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La Crosse County plans next step in approving half-percent sales tax



La Crosse County’s drive to set up a premier resort tax goes back to the state legislature in the new year.

To help promote the highway funding proposal, the La Crosse County Board will host La Crosse legislators Steve Doyle, Jennifer Shilling and Jill Billings for a discussion at a February meeting.

Board chair Tara Johnson hopes that the 68 percent passage last month of a county Premier Resort Area Tax (PRAT) referendum will persuade some legislators to support the plan.

The PRAT is a half-percent sales tax on most good sold in La Crosse County.

On the November referendum, this is how the PRAT was worded:

“If the La Crosse County Board finds it necessary to increase local spending on roads and bridges due to insufficient state and federal funds, do you support pursuing the enactment of a Premier Resort Area Tax (PRAT) of 0.5 percent as a sales tax on tourism-related goods and services as defined in state law? This option is estimated to raise $6.6 million per year, of which $1.6 million will be shared with the cities, villages and towns for their transportation needs.”(La Crosse County plans next step in approving PRAT tax)

Of the four road-funding questions on the April referendum, also passing with 78 percent was a county investment of $5 million a year.

The PRAT — worded the same way — received 55% of the yes vote in a referendum a year and a half ago.

The county cannot impose that tax on area businesses unless the governor and legislature approve.

Johnson said the PRAT is a high priority for the county, along with juvenile facilities and child protection services.

Here’s the 16-page document on what the PRAT is and covers, exactly. Below is a list of of businesses it would affect.

5311 – Department stores
5331 – Variety stores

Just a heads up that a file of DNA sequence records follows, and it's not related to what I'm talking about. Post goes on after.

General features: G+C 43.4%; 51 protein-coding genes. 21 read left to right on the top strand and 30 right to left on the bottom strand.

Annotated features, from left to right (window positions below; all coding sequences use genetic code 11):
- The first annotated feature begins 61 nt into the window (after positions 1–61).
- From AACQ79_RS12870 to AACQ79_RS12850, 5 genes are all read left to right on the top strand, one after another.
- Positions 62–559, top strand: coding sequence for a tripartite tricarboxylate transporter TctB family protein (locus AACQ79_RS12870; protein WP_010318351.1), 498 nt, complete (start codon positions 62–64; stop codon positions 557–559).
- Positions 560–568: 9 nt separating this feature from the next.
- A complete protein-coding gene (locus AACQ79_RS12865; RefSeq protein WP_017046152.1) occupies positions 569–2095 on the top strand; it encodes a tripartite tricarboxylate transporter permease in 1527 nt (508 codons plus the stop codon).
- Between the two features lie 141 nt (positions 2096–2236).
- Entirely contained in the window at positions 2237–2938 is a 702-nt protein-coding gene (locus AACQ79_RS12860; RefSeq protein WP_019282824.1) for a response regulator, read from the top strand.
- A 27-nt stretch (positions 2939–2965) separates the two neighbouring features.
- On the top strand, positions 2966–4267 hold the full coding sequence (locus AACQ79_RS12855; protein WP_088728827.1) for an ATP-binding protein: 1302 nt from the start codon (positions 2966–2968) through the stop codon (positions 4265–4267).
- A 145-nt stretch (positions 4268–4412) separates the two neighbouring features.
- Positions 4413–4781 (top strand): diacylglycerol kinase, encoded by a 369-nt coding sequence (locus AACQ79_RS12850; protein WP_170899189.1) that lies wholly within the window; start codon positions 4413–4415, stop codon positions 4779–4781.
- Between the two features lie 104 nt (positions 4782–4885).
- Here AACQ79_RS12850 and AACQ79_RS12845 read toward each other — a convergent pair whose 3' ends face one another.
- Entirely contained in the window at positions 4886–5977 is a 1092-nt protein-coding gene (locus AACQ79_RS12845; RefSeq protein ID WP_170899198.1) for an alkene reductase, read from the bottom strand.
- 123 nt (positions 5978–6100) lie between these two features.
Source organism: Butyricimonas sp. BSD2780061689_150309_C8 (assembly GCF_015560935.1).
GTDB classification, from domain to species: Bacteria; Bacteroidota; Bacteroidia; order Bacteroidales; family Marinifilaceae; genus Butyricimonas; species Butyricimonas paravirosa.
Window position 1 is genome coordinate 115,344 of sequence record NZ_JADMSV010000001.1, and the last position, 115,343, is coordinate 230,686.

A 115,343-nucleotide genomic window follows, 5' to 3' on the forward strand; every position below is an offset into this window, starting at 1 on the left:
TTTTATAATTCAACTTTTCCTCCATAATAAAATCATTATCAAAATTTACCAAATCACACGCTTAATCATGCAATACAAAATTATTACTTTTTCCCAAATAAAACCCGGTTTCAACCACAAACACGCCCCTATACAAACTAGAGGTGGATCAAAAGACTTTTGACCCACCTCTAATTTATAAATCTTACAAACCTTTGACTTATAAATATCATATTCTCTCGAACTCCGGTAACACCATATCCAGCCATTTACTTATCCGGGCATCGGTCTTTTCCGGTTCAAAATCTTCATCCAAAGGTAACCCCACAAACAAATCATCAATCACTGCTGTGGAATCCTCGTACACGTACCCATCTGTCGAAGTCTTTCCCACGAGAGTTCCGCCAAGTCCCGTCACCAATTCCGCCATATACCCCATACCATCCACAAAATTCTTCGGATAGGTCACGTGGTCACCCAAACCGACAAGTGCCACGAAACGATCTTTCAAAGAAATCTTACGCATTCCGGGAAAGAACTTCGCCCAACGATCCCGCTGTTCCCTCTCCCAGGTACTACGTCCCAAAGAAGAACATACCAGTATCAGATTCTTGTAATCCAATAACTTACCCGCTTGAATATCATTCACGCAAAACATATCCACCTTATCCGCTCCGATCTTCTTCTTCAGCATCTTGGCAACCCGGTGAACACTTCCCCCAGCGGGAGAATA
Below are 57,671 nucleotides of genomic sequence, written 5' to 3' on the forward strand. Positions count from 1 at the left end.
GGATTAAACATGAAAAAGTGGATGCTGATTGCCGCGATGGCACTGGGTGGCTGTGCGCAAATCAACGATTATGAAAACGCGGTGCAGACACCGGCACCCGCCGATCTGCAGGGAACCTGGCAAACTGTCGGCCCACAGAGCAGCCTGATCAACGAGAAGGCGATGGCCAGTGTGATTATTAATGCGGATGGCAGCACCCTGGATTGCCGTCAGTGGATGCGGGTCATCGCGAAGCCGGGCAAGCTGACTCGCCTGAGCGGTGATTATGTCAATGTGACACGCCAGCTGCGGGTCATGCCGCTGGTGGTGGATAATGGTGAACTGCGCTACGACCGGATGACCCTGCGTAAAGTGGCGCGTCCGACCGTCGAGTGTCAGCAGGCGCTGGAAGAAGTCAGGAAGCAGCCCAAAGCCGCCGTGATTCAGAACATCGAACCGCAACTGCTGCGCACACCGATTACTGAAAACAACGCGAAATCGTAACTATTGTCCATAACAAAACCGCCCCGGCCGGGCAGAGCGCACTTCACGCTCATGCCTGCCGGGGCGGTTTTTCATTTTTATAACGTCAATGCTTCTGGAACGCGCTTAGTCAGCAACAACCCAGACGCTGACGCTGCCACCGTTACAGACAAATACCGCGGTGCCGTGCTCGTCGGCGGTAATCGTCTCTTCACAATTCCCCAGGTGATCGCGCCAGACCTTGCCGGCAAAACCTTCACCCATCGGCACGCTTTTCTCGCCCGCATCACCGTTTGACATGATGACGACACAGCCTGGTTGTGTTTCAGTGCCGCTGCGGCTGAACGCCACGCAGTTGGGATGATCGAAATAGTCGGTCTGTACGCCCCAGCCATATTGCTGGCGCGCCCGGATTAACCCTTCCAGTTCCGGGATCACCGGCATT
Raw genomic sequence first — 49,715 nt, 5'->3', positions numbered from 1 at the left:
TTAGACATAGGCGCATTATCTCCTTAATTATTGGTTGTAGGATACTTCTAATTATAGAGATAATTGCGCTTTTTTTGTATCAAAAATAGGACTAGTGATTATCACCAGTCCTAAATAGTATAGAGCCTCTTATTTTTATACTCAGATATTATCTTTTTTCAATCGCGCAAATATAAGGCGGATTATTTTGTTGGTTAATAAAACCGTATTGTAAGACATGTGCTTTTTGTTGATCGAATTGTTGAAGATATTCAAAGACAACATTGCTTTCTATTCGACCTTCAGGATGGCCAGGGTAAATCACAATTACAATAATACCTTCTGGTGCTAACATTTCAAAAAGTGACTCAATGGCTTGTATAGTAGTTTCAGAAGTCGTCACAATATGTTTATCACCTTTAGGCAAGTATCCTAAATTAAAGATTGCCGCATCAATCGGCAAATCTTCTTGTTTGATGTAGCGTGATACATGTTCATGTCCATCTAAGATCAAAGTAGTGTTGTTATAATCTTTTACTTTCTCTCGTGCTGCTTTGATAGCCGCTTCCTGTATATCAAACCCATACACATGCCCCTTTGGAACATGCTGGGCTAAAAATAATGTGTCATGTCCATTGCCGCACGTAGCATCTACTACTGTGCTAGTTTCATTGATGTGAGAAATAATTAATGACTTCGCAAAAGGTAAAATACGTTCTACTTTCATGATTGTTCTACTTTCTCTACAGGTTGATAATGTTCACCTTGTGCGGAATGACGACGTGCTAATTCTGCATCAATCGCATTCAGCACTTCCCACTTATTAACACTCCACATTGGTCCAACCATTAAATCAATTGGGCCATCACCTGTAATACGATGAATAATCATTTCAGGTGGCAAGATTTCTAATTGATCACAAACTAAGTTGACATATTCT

5399 – Miscellaneous general merchandise stores
5441 – Candy, nut and confectionery stores
5451 – Dairy product stores
5461 – Retail bakeries
5499 – Miscellaneous food stores
5541 – Gasoline service stations
5611 – Men’s and boys’ clothing and accessory stores
5621 – Women’s clothing stores
5632 – Women’s accessory and specialty stores
5641 – Children’s and infants’ wear stores
5651 – Family clothing stores
5661 – Shoe stores
5699 – Miscellaneous apparel and accessory stores
5812 – Eating places
5813 – Drinking places
5912 – Drug stores and proprietary stores
5921 – Liquor stores
5941 – Sporting goods stores and bicycle shops
5942 – Bookstores
5943 – Stationery stores
5944 – Jewelry stores
5945 – Hobby, toy, and game shops
5946 – Camera and photographic supply stores
5947 – Gift, novelty and souvenir shops
5948 – Luggage and leather goods stores
5949 – Sewing, needlework, and piece goods stores
5992 – Florists
5993 – Tobacco stores and stands
5994 – News dealers and newsstands
5999 – Miscellaneous retail stores
7011 – Hotels and motels
7032 – Sporting and recreational camps
7033 – Recreational vehicle parks and campsites
7922 – Theatrical producers (except motion picture) and miscellaneous theatrical services
7929 – Bands, orchestras, actors, and other entertainers and entertainment groups
7948 – Racing, including track operation
7991 – Physical fitness facilities
7992 – Public golf courses
7993 – Coin-operated amusement devices
7996 – Amusement parks
7997 – Membership sports and recreation clubs
7999 – Amusement and recreational services, not elsewhere classified

A native of Prairie du Chien, Brad graduated from UW - La Crosse and has worked in radio news for more than 30 years, mostly in the La Crosse area. He regularly covers local courts and city and county government. Brad produces the features "Yesterday in La Crosse" and "What's Buried on Brad's Desk." He also writes the website "Triviazoids," which finds odd connections between events that happen on a certain date, and he writes and performs with the local comedy group Heart of La Crosse. Brad been featured on several national TV programs because of his memory skills.

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1 Comment

  1. George Caplan

    December 13, 2018 at 6:21 am

    I think people voted for the prat because they think some one else will be paying the tax not them. Read the list pretty much everywhere the general public shops is on it. Ignorance when it comes to the public is often the politicians best friend.

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